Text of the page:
How much curcumin should I take and why?

How much curcumin should I take and why?

Curcumin is the active ingredient in the turmeric plant (lat. Curcuma longa), known for its antioxidative and anti-inflammatory properties. The turmeric plant originates from Southeast Asia, but today it's spread worldwide. Curcumin is a popular supplement in its isolated form or mixed with other active ingredients. 

Keep reading and find out what is the optimal daily dosage of curcumin

Curcumin - supplement

Curcumin is a polyphenol by chemical structure, meaning it possesses several phenolic groups. It is the dominant polyphenol amongst others present in turmeric powder, and the one responsible for giving it its characteristic bright yellow color

Some health benefits of curcumin supplements are:

  • helps with arthritis and other inflammatory conditions such as muscle soreness,
  • slows the development of metabolic diseases,
  • protection against oxidative stress in healthy people,
  • improves cognitive skills and protects against memory loss,
  • helps with menopausal symptoms

All these benefits of curcumin were tested and confirmed in human trials (1). 

The main problem with taking curcumin is its low bioavailability, mostly due to the fast absorption and fast metabolism of this compound. In other words, taking 1 gram of curcumin alone won't mean that 1 gram of it did anything in the body because most of it will be too easily absorbed and metabolized.

Therefore, it is not uncommon to see curcumin-containing supplements in formulation with compounds that increase their bioavailability, such as piperine from pepper. It is known that pepper can increase the efficiency of curcumin supplements by 2000% (2).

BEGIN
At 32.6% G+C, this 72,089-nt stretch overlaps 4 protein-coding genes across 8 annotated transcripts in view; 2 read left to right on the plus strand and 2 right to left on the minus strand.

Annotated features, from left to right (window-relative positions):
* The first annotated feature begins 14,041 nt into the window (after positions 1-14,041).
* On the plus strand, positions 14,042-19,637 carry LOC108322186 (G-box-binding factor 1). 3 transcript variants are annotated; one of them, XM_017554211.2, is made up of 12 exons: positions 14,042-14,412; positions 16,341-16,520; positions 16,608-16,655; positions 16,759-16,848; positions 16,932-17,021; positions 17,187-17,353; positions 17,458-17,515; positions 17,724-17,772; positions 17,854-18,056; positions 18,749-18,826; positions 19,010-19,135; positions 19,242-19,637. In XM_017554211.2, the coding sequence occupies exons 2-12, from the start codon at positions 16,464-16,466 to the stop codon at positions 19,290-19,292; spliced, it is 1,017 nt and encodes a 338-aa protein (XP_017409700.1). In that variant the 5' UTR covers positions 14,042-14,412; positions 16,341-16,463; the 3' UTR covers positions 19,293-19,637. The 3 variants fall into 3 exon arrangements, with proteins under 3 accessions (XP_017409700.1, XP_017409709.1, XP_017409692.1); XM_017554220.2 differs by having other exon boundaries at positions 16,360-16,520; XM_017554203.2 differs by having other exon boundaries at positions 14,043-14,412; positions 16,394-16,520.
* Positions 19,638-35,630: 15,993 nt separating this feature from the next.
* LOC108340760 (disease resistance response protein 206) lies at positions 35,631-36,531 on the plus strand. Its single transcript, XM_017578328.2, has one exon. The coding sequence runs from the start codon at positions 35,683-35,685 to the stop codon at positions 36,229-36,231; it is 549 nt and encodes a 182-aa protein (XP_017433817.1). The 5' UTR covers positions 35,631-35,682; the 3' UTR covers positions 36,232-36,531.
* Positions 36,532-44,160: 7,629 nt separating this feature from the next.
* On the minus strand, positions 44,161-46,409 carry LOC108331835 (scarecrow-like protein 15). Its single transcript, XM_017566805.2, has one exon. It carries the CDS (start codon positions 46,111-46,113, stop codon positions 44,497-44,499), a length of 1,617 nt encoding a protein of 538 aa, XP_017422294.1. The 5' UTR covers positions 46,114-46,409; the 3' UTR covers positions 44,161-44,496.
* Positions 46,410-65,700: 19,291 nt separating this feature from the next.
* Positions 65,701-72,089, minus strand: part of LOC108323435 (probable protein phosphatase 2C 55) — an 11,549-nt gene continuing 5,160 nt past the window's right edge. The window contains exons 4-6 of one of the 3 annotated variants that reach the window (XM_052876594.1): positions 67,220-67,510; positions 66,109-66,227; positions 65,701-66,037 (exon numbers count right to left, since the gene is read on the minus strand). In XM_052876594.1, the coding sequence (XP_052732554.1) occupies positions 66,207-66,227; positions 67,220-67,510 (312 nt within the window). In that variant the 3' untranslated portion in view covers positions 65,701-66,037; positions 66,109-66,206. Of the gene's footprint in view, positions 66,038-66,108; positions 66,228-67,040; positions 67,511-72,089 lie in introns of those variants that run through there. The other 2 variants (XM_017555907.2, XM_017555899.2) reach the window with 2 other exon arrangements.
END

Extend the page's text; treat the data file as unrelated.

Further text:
Curcumin - dosage per day

Curcumin is recognized and approved as a dietary supplement by the European Food Safety Authority (EFSA) and by the US Food and Drug Administration (FDA), where it gained a Generally Recognized as Safe status. 

EFSA declared the safe daily amount of curcumin to be up to 3 milligrams per kilogram of body weight, which equals 210 milligrams daily for a person who weighs 70 kilograms.

However, many studies done on human subjects tested up to 2 grams or 2000 milligrams of curcumin daily with no reported side effects (1). 

Only very high doses of curcumin (3 - 12 grams per day) resulted in several side effects over 72 hours (3):

  • headache,
  • rash,
  • diarrhea,
  • yellow stool,
  • nausea. 

For better handling of curcumin, it's best to take it divided through several doses and with meals. Since many studies tested up to 2 grams of curcumin daily and found this safe, the most common regimen is taking up to 700 milligrams of curcumin up to 3 times a day. Always check how much of the pure curcumin the supplement you're taking contains, especially if it's a mix of different active compounds.

You should in any case consult your healthcare professional before incorporating curcumin supplements in your diet, especially if you have pre-existing health conditions or are taking medications.

Find more about how curcumin helps with menopause symptoms here


1. Hewlings SJ, Kalman DS. Curcumin: A Review of Its Effects on Human Health. Foods. 2017 Oct 22;6(10):92. doi: 10.3390/foods6100092. 

2. Shoba G., Joy D., Joseph T., Majeed M., Rajendran R., Srinivas P.S. Influence of piperine on the pharmacokinetics of curcumin in animals and human volunteers. Planta Med. 1998;64:353–356. doi: 10.1055/s-2006-957450

3. Lao C.D., Ruffin M.T., Normolle D., Heath D.D., Murray S.I., Bailey J.M., Boggs M.E., Crowell J., Rock C.L., Brenner D.E. Dose escalation of a curcuminoid formulation. BMC Complement. Altern. Med. 2006;6:10. doi: 10.1186/1472-6882-6-10. 

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